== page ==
Should driver safety be a trades training issue?

By Jonathon Harp

I read an article in the U.S. industry publication Plumbing & Mechanical about concerns from contractor companies that young people coming into the trades often do not have their driver’s licences or have not had any formal driver training. This has created the need for driver safety training in trades and technical schools and in-house training offered by HVAC and plumbing contractors.

As I digested this article, I wondered if this was also a problem in Canada. The U.S. data on licensing from its Bureau of Transportation Statistics showed licensing of teen drivers has dropped more than 17 per cent between 1997 and 2020.

While national data in Canada on this subject is scarce, data from two provinces confirmed a similar trend; in Alberta between 1994 and 2014, the number of young people between 15 and 24 who have a driver’s licence has dropped 20 per cent, and in Quebec from 2014 to 2019, young people between 16 and 20 who have a driver’s licence has dropped 30 per cent.

This supports recent thinking that a significant portion of the younger generation seem to have a totally different attitude towards driving and owning a vehicle than older generations. Uber and the other popular services that have either offered “taxiing” at a lower cost or rent vehicles by the hour are viewed as a much better option than the ongoing costs associated with purchasing and maintaining a vehicle; particularly in an urban area.

According to the article, in the U.S., contractor concerns centre around two issues: young people entering the trades without any driving experience or licensing, and those who are licensed having little or no experience with larger vans and trucks typically used by contracting firms.

Contractors are finding that newer trades people do not have the experience needed to handle large vehicles. Things such as height and width of the vehicle create unfamiliar challenges particularly in downtown locations. Solutions to these challenges vary from having new employees familiarizing themselves with company vehicles on short runs for the first few weeks of employment, to collaborating with training providers on driver safety training.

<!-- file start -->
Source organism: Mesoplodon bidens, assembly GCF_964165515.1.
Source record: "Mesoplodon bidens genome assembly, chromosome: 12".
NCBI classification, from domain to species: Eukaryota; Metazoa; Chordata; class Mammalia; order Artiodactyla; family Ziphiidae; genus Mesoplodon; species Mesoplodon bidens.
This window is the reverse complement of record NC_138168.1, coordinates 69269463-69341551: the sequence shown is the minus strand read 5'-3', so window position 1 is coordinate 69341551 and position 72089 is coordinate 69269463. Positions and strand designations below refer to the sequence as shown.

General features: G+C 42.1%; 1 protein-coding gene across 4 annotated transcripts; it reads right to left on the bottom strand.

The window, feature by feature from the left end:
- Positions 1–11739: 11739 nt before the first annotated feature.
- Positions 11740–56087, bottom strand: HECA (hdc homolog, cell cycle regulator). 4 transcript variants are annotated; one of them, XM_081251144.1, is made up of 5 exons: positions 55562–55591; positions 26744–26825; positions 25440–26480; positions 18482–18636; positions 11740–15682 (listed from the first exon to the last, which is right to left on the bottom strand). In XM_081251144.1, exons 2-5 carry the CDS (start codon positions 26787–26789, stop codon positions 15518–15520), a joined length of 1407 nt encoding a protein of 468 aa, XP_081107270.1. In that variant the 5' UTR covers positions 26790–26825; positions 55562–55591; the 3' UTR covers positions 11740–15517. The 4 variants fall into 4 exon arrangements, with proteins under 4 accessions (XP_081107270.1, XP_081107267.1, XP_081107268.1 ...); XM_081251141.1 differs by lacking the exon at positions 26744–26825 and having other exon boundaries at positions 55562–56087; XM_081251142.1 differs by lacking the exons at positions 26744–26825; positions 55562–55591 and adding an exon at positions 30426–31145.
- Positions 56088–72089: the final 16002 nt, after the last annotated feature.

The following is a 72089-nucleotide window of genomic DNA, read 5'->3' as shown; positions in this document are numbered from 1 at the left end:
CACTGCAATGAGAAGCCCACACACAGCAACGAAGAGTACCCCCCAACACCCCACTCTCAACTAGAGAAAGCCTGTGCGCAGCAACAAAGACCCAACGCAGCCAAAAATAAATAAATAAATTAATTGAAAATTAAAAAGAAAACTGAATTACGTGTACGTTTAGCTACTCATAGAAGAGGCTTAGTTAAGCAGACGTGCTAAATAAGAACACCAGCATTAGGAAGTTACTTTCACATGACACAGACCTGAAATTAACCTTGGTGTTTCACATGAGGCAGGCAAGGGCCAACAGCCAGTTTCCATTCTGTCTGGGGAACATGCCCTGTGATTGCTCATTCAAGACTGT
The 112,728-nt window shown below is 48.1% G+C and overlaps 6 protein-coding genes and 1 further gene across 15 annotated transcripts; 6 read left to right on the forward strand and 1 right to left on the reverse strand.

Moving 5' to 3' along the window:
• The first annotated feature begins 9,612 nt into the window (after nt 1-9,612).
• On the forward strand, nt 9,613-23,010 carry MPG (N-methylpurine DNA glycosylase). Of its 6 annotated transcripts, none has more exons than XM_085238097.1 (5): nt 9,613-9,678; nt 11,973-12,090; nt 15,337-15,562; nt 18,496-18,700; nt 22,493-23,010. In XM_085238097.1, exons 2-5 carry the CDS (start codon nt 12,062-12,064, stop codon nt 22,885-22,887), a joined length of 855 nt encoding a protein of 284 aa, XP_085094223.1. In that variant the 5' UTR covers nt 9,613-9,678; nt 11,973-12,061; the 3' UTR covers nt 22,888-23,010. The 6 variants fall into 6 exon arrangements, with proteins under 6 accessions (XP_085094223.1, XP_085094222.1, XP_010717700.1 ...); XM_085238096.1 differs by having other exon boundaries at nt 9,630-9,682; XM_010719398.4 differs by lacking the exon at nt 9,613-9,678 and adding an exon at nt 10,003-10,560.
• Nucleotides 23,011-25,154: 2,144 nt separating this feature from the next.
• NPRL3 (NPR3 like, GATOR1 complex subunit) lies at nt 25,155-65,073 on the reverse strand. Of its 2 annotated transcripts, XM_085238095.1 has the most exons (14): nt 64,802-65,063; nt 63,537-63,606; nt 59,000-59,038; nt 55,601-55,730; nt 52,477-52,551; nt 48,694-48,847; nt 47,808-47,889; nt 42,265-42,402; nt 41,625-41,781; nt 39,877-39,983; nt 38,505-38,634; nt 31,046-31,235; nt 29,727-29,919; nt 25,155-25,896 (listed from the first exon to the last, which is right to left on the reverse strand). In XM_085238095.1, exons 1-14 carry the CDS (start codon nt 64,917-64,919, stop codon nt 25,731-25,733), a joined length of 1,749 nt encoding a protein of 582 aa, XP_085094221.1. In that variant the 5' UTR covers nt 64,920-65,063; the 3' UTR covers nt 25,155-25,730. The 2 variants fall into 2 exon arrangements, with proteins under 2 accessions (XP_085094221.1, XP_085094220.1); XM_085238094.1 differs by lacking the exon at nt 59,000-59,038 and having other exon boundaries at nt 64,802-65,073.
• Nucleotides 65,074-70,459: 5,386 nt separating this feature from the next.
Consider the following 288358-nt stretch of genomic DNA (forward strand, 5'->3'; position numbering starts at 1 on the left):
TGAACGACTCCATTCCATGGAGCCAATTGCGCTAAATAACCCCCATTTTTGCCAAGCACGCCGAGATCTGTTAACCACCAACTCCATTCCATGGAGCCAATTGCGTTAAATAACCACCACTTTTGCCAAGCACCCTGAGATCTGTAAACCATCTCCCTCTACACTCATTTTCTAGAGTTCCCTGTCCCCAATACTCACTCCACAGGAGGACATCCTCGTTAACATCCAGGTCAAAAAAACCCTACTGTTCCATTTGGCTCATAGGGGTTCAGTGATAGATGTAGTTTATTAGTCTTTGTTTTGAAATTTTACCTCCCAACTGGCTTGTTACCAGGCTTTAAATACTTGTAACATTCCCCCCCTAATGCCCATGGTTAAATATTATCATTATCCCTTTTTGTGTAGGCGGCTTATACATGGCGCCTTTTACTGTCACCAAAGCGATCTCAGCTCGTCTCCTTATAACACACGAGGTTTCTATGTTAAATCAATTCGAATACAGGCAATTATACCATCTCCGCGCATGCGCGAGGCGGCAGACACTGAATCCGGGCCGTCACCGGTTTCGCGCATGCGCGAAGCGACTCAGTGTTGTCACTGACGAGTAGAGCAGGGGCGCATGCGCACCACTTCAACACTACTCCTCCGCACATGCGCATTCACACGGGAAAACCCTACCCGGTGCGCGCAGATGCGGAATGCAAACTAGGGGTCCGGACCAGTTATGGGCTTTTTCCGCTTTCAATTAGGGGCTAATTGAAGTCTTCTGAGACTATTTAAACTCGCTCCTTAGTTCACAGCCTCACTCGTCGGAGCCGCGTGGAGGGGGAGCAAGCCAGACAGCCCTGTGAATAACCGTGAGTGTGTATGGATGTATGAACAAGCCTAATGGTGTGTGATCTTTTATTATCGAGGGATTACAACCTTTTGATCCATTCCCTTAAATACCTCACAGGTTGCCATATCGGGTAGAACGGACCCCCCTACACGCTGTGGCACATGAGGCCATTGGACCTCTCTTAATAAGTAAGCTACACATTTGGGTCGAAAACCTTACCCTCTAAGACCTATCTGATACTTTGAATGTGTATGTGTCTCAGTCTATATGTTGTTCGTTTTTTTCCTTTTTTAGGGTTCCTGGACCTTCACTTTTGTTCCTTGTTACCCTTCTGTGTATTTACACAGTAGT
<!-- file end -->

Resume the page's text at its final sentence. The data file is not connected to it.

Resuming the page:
The article also indicated that companies can experience “a higher risk of employee safety to and from the jobsite than on the jobsite.” Trades and technical training providers in the U.S. are implementing driver safety training programs that cover issues such as distracted driving, pre-trip inspections and “hands on” training in actual vehicles.

So what is happening in Canada in this area? We contacted a number of people in the Canadian insurance, training and contractor sectors and unfortunately received little or no feedback.

So what about our contractor readers? Is driver safety an issue for your company? If so, what are you doing about it? Is it becoming a liability issue for the company?

Send us your thoughts on this matter at [email protected].





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